By Brad Thomason, CPA
The amount of Social Security related content on Youtube, and the internet at large is to me, astounding. Pretty much everything you need to know is summed up in a few pages, available directly from the government (both the Social Security Administration and the IRS). Yet there is a seemingly endless stream of repetitive content flowing to online outlets; and, one must assume, an eager audience for it.
I’m no expert on everything that is out there, but the gist of a lot of it seems to be how to get the greatest possible benefit. Which as a stand-alone proposition is certainly reasonable.
But my concern is the part that is unspoken. Because I think a lot of this content is aimed at folks trying to come up with some sort of plan to retire (ideally early) that just barely squeaks by as theoretically workable, and they are looking to some Social Security “hack” to somehow provide the last little nudge to get them there.
Folks, if you are thinking that an extra $100 or $200 a month from Social Security is going to be the thing that gets you over the hump, let me just go ahead and tell you. It isn’t.
That’s because there aren’t any circumstances (that I can think of) where that small a swing is a reasonable basis for determining something ought to be close-enough to work. That’s the case irrespective of whether the money comes from Social Security, or anywhere else (yes, I’m looking at you, dividend “experts”).
To be comfortable that you can reasonably hang up your spurs, you need a whole lot more margin for error than that. The big questions in retirement management are interested in whether or not you can keep things going for twenty years or twenty five years or thirty years. Not whether you can wiggle and contort enough to make year one work.
Year one should be a given. So should years five, and ten, and fifteen. If they aren’t, you are not even approaching the realm of a secure position. Retirement should not be an imminent event for you.
Don’t think that I’m telling you that you should be willfully ignorant about the inner workings of Social Security. Don’t think I’m proposing that you should just accept less than you could get. Don’t think that I’m suggesting that Social Security is an unimportant input. For most folks it is in fact a very important input.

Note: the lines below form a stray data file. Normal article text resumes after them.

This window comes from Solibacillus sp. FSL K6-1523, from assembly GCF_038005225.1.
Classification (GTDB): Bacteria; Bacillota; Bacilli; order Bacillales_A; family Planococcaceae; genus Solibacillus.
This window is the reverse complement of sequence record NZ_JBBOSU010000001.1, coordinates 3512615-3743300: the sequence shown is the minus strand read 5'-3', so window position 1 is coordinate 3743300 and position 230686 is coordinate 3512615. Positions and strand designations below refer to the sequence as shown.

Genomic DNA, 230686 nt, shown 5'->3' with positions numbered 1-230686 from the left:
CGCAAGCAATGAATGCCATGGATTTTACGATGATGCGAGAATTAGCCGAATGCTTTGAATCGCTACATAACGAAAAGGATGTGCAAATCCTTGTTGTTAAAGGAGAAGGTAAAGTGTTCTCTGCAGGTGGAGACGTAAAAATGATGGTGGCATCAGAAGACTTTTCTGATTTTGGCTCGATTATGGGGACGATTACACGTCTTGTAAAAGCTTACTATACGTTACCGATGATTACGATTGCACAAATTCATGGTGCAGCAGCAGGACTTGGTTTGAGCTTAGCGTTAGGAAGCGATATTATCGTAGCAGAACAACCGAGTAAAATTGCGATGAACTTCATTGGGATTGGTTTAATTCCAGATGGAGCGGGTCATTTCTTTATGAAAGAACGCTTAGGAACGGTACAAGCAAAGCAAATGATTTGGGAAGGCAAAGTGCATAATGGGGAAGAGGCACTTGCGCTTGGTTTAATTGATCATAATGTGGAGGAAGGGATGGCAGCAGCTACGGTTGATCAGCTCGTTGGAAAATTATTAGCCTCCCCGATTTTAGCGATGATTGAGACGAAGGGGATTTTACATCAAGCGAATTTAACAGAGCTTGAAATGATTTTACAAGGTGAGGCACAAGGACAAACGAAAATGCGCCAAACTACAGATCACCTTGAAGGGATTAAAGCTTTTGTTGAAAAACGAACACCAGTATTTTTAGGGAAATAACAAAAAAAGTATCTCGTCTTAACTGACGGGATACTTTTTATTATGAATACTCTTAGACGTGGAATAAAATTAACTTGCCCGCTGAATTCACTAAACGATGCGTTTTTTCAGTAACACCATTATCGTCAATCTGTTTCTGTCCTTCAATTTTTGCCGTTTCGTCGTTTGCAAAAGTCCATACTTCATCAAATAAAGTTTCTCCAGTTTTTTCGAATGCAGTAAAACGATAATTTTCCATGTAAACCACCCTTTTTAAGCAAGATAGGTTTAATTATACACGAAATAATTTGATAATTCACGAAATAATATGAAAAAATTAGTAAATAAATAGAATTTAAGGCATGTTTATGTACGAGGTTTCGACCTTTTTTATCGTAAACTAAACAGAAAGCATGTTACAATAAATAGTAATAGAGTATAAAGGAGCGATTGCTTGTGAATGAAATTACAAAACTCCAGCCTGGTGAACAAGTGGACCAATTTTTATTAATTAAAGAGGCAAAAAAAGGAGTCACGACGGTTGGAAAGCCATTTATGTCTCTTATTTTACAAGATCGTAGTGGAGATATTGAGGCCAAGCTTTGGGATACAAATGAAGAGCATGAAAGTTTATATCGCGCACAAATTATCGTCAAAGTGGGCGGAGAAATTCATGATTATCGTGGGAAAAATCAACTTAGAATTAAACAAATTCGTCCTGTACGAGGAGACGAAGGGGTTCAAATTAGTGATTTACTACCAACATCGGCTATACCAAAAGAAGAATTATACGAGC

But it’s only one important input, and it is not the one that financially secure people rely upon to provide pull-able levers, flexible tactics and cushions against monetary shocks as they navigate retirement. It’s more like the thing in the background that you take as a given, and build from there.
So to end where we started, Social Security minutia is not where you need to be focusing your attention. If you don’t have a clear-cut case for retiring with just the minimal, basic benefit from Social Security, then you already know what you need to know, for the moment. The rest of your equation is not far enough along to be considering a near-term retirement, in the first place. Work on those other parts instead, be realistic about the size of the resource base you actually need for a robust financial position, and accept that getting there may take some more time.
Once all of that is done, as something in the spirit of an after-thought, if you can figure out a way to wring a couple of extra bucks out of Social Security, so be it. But treat it like a final snack after dessert, not any of the earlier, more substantive courses. Certainly not the focus of the meal.
Otherwise you stand to make a big mistake (forfeiting your ability to get a paycheck) at the point in your life when you have the fewest options available to make up the difference. That’s a tough one to contemplate, especially when it is completely avoidable in most circumstances.
Plus, you’ll waste a lot less time on Youtube. Or at least have more time for watching cat videos (which is another thing I really don’t understand).
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